Imagine taking a bicycle to jaunt through your neighborhood for a ride. You kick along a pedal to start with, a few initial strong strokes followed by some more pedaling. You see an uphill, you push even harder and drive through it. You are driving fast through the woods. You build the momentum, gain the balance, and are already gliding it well through the wind.
Now, if I were to ask which pedal made it possible to slide through the road, can you tell which pedal it was? Was it the fifth stroke? Or probably the eleventh?
You cannot tell that, right?
Since the momentum that you gain from pedaling is not because of a particular stroke but a collective action of stroking and pedaling.
This pretty much explains what the flywheel effect is all about.
Origin of the Flywheel model
Flywheel is a concept termed by Jim Collins in one of his books, ‘Good to great,’ adapted from one of the most significant inventions that paved the way through the industrial revolution— the steam engine. James Watt used a flywheel to store and release energy. The energy stored by the flywheel helped to spin the wheel (Ok, there is more physics to it, which I don’t want to get into now). But this science behind flywheel represents how a typical customer journey is or probably should be.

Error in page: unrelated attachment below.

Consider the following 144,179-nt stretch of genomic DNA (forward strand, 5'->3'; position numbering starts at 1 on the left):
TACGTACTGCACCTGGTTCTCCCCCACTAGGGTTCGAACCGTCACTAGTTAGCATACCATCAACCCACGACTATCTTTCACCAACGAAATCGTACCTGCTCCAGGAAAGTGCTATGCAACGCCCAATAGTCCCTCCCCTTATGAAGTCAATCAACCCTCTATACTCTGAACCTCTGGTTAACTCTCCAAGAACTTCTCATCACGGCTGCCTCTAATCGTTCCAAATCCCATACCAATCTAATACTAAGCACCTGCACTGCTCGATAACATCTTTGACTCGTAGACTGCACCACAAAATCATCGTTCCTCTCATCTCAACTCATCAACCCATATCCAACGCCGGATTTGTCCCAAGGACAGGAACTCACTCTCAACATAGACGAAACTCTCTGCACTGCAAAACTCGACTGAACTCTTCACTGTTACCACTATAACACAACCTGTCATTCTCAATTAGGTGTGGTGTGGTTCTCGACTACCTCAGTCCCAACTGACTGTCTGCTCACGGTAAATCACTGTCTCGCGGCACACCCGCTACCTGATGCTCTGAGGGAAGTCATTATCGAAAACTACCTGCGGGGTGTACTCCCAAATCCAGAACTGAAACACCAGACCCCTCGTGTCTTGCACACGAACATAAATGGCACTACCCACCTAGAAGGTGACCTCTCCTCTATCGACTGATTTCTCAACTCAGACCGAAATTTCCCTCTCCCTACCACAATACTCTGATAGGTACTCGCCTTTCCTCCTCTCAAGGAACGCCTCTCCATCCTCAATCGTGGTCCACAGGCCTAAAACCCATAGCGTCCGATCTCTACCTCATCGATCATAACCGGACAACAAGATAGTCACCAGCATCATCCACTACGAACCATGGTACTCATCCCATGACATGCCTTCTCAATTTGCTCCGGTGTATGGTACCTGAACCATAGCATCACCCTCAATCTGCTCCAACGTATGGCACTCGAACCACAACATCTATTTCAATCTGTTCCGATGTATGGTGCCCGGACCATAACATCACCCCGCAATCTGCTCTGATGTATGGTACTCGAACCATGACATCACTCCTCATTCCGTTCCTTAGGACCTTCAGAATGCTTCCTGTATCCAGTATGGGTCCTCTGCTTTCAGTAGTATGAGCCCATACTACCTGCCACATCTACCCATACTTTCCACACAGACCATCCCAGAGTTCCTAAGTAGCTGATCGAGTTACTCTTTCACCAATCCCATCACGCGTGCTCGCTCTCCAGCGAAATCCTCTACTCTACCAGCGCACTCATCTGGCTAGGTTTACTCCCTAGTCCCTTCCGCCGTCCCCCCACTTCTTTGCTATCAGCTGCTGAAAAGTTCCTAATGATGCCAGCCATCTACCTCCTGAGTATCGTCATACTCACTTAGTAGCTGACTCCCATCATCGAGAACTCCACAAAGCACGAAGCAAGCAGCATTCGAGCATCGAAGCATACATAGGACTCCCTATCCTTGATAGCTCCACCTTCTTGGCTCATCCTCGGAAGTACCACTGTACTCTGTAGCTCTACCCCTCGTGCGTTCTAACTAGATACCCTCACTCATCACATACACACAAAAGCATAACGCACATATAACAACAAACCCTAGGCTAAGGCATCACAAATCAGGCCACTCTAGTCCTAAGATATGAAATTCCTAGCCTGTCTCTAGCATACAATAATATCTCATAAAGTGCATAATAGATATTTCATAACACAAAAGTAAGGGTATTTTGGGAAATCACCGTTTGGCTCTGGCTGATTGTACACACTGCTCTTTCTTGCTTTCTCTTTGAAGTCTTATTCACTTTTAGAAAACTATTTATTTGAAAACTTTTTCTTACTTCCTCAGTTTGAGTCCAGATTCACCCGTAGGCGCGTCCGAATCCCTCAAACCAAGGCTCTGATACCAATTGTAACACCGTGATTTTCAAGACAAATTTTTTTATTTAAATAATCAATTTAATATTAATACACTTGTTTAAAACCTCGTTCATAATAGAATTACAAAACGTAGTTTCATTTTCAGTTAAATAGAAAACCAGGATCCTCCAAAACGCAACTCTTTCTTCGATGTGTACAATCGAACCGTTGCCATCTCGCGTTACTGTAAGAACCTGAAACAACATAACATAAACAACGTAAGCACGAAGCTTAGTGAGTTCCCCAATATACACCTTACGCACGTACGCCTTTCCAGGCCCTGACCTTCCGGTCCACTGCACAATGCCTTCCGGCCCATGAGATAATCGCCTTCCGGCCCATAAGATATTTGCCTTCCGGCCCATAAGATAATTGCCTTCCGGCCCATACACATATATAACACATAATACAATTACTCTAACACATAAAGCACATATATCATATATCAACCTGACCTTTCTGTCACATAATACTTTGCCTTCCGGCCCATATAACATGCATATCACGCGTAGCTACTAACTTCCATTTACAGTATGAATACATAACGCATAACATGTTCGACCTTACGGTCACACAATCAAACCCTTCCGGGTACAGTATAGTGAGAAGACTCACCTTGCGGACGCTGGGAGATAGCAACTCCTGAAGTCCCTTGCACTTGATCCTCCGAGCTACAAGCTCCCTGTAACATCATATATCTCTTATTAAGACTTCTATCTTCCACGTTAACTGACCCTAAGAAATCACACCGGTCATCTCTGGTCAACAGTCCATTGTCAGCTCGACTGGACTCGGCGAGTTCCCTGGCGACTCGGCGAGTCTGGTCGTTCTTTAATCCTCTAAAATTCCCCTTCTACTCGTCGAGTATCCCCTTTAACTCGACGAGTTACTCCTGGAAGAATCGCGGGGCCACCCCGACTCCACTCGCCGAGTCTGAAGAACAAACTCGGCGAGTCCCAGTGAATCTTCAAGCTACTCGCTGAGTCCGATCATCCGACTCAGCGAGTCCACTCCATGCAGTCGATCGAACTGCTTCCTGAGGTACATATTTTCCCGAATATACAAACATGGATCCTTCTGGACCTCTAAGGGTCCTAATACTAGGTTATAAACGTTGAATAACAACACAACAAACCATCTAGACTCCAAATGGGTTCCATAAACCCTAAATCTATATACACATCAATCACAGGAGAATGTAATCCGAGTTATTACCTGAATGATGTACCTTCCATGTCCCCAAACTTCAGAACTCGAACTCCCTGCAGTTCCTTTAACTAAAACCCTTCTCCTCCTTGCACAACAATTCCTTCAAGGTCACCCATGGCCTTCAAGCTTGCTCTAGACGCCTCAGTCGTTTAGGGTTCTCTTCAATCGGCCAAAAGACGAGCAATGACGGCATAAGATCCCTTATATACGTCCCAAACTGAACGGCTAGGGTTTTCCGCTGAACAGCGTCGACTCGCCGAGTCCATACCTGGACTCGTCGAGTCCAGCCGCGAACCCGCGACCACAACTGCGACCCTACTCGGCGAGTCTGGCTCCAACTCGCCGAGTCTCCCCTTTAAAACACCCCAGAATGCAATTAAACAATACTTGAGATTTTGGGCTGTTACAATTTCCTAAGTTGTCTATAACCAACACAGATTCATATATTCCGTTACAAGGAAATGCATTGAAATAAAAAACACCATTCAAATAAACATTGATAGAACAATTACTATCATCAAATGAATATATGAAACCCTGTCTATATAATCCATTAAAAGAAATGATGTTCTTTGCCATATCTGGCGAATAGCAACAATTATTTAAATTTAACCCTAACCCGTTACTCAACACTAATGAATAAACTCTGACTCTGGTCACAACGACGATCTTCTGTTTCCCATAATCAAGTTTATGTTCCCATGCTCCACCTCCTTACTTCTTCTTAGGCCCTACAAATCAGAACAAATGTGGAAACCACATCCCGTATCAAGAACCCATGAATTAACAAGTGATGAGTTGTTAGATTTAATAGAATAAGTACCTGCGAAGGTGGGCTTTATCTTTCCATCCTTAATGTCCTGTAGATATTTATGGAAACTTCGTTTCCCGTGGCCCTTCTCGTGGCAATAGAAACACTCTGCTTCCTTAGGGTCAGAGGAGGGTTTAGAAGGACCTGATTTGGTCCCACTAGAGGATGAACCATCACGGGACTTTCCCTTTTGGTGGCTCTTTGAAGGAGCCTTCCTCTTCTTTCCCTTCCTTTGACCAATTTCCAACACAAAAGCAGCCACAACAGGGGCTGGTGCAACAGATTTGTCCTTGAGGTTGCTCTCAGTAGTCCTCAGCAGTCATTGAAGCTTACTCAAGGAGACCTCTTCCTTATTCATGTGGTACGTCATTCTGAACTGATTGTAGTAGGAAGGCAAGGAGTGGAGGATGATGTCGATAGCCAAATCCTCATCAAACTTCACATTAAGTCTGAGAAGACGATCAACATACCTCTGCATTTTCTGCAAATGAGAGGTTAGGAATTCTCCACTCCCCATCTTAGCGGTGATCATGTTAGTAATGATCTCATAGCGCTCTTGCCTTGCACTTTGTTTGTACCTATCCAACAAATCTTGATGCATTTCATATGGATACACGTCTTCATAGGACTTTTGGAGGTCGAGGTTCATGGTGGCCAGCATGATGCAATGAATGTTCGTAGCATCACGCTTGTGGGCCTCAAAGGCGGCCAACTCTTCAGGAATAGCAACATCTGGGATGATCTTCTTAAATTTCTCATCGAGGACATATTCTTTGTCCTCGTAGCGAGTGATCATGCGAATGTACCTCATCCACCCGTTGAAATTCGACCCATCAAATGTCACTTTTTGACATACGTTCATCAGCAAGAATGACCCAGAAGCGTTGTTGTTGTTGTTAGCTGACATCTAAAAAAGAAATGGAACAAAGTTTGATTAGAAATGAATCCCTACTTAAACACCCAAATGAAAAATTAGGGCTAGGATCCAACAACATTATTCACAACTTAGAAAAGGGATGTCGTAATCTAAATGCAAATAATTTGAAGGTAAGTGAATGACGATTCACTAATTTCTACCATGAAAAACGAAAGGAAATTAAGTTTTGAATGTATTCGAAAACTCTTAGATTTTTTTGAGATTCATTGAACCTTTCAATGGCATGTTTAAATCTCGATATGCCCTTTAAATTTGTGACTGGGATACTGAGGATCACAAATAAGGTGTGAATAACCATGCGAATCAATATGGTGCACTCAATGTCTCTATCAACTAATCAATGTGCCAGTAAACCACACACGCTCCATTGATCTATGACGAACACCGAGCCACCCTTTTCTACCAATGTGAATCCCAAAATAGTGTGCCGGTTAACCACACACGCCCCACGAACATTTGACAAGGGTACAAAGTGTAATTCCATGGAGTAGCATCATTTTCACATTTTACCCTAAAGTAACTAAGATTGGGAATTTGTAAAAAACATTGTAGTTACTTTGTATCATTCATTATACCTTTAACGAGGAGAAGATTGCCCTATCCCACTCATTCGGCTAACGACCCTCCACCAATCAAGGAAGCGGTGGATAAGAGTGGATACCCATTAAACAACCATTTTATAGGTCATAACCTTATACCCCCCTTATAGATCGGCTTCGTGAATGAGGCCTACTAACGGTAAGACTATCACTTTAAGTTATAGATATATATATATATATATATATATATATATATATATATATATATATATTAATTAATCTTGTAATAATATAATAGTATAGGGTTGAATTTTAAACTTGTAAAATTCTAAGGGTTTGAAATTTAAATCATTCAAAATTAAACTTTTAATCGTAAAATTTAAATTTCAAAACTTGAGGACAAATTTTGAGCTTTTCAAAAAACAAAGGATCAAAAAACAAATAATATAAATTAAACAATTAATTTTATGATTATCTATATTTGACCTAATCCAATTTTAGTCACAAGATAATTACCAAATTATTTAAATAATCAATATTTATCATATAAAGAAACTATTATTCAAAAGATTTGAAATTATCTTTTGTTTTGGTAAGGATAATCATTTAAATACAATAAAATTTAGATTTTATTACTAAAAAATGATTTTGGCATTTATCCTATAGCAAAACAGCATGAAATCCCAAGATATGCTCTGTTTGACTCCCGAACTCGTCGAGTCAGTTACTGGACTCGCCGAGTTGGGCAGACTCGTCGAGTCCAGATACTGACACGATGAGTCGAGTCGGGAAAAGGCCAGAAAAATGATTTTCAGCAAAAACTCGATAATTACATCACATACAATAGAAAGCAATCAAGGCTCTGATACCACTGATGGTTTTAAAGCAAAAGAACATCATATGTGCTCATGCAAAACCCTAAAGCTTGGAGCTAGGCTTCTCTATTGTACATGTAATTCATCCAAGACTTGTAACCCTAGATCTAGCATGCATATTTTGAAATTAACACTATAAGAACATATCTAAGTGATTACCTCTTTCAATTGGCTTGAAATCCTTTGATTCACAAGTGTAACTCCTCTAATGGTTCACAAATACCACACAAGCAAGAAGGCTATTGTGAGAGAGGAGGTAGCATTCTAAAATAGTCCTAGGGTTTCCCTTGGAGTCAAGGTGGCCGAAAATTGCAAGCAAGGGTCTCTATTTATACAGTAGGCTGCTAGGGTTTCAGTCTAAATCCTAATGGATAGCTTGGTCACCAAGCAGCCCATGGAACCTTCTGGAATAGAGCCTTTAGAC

We have seen a huge evolution in the modern world of selling. By selling, I mean the experience that you give the customers for purchasing from you.
Businesses have been explaining the customer journey with funnels for some time, from attracting them to your product or service to pushing them through the funnel and converting them to customers. But it turns out “the funnel” does not help your business grow today.